The Minister of Public Health, Dr. Daniel Rivera, recommended avoiding excesses, especially in the consumption of non-nutritious foods and alcoholic beverages to prevent any type of illness, prevent traffic accidents and thus receive 2024 in good health conditions.
He expressed that the Ministry of Public Health as the governing body of Health, for this new year 2024, has the challenge of continuing to promote, act and educate the population on the importance of adopting healthy lifestyles to protect the cardiovascular system, as well as to prevent diabetes and hypertension, since they are the main causes of deaths in the country.
In another order, he reiterated that due to the atmospheric conditions in which the country finds itself, respiratory viruses such as influenza, syncytial, COVID-19 and other flu-like illnesses may increase, while assuring that the epidemiological surveillance remains active with the Prevention, Preparedness and Rapid Response Plan, which includes adequate vector control, along with the availability of medical supplies and equipment, to ensure the health of the population.
He also called on asthmatic people, atopic patients and those on diets not to neglect the Christmas season and to continue with the pertinent preventive measures; which implies avoiding very closed or poorly ventilated places and the use of masks by those who are suffering from a respiratory process in order to protect others and prevent complications.
“It is necessary that people accept the call we are making for the good and tranquility of all. In view of the fact that we are in a very busy Christmas season, it is advisable that we avoid excesses in every sense of the word, in order to prevent organic injuries due to automobile accidents or uncontrolled hypertension or diabetes,” added Dr. Rivera.
The statements were made on Wednesday during the launch of 18 normative and technical health documents for the National Health System and the Dominican population in general, with the aim of guaranteeing good practices in health sector care, together with quality assurance, standardization of care and the humanization of health services.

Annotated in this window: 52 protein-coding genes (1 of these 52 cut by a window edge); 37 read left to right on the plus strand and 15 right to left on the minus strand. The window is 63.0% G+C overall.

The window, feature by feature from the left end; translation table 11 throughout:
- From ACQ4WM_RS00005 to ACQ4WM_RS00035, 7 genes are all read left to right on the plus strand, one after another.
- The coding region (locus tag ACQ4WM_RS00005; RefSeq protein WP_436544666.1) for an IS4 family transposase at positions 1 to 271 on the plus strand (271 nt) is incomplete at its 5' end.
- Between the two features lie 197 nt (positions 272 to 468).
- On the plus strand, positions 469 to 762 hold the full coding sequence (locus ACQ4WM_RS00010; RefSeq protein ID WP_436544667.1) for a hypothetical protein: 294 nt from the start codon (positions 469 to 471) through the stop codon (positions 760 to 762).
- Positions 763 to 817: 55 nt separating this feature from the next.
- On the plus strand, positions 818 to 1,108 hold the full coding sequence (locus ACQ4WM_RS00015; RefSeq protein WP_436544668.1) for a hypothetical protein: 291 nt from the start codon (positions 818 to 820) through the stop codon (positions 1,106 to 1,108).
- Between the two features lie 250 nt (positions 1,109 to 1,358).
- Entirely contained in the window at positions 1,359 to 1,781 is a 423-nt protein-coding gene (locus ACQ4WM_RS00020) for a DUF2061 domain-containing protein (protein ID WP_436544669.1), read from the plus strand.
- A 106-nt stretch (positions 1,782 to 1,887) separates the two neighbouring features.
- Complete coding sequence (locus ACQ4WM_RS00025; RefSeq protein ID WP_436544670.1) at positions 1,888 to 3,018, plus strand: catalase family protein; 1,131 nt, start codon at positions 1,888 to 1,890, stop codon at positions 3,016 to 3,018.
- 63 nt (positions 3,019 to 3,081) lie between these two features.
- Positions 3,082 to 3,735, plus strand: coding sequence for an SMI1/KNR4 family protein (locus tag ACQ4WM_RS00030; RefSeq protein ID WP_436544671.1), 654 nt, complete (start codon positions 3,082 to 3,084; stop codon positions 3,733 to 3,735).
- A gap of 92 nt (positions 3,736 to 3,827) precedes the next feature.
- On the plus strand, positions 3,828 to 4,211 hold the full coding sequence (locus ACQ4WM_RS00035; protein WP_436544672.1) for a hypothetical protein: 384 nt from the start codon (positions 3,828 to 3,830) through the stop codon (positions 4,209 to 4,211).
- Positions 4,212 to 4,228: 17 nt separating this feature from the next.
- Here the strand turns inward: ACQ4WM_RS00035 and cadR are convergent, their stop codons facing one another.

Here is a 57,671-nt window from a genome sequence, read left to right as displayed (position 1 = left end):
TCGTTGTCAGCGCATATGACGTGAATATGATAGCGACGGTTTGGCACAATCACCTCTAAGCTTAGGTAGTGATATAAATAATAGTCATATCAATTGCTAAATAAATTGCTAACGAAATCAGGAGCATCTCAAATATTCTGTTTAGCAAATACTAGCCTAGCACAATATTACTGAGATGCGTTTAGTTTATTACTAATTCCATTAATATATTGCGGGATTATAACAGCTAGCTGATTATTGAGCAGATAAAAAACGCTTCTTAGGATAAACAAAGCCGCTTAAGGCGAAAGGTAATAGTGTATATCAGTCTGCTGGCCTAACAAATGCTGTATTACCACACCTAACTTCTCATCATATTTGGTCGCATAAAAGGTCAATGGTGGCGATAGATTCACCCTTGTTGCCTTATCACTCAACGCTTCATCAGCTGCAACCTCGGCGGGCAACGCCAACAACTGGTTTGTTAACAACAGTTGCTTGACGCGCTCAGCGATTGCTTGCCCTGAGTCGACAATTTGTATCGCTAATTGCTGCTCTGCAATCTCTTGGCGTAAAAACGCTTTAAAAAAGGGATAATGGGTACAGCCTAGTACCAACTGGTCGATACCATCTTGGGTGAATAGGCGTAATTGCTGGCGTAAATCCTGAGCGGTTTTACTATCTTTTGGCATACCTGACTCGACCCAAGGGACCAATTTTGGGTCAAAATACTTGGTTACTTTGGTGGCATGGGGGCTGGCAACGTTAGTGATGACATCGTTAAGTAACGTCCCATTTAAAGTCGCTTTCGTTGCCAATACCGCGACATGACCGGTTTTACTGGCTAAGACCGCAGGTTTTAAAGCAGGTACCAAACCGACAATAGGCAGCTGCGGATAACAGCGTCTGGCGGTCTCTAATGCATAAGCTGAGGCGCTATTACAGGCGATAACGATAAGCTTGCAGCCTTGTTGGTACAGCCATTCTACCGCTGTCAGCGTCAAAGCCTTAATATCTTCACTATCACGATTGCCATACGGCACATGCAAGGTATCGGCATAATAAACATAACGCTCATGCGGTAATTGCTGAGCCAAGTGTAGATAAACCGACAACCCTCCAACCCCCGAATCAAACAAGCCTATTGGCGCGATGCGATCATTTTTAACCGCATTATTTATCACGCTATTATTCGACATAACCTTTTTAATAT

The also president of the Health Cabinet assured that “these documents are rules and protocols to be followed by medical personnel in the public and private sector to avoid abuse in diagnoses and to do the right thing in each process in the medical area”.
In that order, the Vice-Minister José Antonio Matos, of Quality Assurance of Health Services, in his welcoming remarks at the event, said that this is the second delivery of this type of material, with the aim of addressing any health situation that may arise in the country.
“We are working ahead of events, to respond in a safe and ethical manner, under standardized regulations in the National Health System. With these 18 guides, plus the 25 that we delivered on the first occasion, we now have almost a hundred materials that will guarantee good practices in the services in both sectors, because there is no distinction between sectors when it comes to complying with health regulations,” said Dr. Matos.
Among the documents are: six Health Care Protocols that address various pathologies, the update of the Pediatric HIV/AIDS Diagnosis and Treatment Guide, three manuals focused on tuberculosis care, a GABSA Manual, a report, survey, guidelines, directives, plans (physical activity and the strategic plan for childhood cancer) and the Child Health Profile, among others.
The event was also attended by Dr. Altagracia Milagros Peña, director of Standards, Guidelines and Protocols, who presented the guidelines, and Ibsen Veloz Suárez, in charge of Health Regulation, together with members of the specialized medical societies and different actors involved in the production of the normative and technical health documents.
Also present were the deputy ministers, Eladio Pérez, of Collective Health, and Miguel Rodríguez Viñas, of Strengthening and Development, among other officials of the MSP; Dr. Edisson Féliz Féliz, director of the Metropolitan Health Service, Olivia Brathwaite, of PAHO, and specialists in the area.